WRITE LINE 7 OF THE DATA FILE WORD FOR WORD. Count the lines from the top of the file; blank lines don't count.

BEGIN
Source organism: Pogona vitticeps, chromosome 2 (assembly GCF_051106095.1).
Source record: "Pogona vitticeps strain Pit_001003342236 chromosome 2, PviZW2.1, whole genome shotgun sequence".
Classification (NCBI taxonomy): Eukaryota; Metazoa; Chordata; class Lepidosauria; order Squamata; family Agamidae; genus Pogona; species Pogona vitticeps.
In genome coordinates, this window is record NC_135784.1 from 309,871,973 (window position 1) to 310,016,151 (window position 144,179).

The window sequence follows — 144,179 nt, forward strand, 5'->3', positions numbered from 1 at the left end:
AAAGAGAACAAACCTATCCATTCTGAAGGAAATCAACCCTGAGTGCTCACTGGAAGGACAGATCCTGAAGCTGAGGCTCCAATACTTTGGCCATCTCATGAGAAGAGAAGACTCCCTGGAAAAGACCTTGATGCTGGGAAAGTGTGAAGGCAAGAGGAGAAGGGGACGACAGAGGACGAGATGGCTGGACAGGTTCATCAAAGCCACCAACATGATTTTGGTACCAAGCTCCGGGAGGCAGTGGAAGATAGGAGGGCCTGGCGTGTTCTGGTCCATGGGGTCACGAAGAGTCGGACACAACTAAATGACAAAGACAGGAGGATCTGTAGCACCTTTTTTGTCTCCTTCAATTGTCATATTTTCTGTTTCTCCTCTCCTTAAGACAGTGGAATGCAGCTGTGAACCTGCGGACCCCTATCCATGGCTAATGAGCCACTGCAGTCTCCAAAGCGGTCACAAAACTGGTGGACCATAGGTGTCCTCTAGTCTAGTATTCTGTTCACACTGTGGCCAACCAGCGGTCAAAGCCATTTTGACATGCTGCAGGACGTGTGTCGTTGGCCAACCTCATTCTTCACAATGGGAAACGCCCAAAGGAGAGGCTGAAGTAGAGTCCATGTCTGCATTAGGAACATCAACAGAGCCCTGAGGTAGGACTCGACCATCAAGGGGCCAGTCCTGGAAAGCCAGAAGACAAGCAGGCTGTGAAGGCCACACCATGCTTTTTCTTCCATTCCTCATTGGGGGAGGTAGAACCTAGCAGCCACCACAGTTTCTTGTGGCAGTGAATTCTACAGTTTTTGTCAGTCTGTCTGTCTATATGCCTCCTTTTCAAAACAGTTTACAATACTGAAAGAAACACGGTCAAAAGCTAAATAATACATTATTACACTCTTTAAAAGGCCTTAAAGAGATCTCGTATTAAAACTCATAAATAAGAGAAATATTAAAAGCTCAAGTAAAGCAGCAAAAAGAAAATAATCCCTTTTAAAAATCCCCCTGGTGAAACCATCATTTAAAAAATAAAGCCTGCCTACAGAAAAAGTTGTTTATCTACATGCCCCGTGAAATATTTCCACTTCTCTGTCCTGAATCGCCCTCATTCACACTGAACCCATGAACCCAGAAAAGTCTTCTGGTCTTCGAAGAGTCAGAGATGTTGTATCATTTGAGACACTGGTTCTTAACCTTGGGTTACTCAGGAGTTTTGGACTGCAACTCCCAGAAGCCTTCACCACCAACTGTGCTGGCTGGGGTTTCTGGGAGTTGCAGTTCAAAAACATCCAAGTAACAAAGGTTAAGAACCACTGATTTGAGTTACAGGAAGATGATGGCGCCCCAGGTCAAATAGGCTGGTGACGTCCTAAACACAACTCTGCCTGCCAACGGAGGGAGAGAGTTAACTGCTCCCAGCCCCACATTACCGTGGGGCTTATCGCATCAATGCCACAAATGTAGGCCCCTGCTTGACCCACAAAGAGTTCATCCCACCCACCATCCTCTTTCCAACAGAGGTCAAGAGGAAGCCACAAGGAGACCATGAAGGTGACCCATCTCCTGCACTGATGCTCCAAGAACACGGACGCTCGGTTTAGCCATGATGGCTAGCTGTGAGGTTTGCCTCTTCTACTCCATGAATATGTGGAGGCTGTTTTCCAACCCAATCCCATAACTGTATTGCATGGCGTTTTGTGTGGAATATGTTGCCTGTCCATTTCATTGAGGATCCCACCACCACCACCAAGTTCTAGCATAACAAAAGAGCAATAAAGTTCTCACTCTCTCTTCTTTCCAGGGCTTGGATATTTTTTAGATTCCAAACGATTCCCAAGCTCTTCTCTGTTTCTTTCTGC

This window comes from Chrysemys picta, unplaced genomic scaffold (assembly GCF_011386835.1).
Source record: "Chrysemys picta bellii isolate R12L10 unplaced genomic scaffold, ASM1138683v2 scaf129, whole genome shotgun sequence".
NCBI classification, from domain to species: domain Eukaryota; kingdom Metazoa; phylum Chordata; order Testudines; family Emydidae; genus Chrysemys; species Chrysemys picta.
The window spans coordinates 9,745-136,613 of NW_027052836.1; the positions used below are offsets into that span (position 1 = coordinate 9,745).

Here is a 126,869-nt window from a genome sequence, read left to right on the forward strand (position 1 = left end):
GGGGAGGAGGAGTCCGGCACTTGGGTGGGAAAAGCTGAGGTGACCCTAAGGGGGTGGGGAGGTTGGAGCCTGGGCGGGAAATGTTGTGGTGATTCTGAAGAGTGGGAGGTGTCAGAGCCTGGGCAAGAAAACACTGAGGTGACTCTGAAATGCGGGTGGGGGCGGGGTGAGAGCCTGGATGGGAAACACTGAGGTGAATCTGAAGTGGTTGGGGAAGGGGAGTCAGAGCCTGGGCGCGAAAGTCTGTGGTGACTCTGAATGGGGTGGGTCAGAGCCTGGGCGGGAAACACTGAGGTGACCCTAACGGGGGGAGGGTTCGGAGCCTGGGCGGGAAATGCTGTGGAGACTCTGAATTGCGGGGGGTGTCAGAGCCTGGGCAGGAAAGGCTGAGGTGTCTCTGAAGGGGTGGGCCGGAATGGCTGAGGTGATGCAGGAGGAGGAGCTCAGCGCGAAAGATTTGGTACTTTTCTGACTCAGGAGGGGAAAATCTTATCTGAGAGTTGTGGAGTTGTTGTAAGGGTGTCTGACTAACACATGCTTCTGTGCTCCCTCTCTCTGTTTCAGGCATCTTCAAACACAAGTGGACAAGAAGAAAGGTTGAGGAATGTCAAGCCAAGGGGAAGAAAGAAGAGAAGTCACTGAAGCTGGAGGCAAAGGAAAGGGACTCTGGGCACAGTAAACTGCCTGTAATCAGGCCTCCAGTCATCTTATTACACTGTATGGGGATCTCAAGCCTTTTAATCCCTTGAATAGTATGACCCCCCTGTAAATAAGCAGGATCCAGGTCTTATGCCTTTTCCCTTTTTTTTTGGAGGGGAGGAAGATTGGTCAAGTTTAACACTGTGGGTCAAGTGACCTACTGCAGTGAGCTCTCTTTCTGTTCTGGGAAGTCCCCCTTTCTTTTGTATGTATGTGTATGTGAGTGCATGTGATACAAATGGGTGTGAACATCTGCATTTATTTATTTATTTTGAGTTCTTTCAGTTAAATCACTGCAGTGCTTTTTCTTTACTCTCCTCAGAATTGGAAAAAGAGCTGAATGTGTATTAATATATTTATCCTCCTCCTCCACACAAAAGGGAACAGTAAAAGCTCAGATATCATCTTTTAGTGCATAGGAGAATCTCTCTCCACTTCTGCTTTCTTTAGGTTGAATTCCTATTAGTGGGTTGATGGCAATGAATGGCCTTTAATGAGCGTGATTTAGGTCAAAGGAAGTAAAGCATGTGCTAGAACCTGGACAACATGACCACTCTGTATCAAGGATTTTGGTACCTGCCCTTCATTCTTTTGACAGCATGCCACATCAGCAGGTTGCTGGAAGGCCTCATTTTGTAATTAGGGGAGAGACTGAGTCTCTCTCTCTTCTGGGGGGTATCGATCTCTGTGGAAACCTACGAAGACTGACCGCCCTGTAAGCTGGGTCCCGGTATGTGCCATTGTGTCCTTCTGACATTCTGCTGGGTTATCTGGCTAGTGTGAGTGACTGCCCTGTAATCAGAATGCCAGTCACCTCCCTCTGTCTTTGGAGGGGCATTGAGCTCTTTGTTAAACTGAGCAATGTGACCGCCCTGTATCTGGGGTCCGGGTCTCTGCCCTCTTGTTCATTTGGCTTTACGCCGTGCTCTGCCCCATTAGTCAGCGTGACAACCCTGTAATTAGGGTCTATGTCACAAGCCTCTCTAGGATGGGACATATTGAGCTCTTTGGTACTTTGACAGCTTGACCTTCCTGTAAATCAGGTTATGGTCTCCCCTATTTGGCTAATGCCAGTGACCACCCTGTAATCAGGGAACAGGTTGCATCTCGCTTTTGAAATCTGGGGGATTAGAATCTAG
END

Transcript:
This window comes from Chrysemys picta, unplaced genomic scaffold (assembly GCF_011386835.1).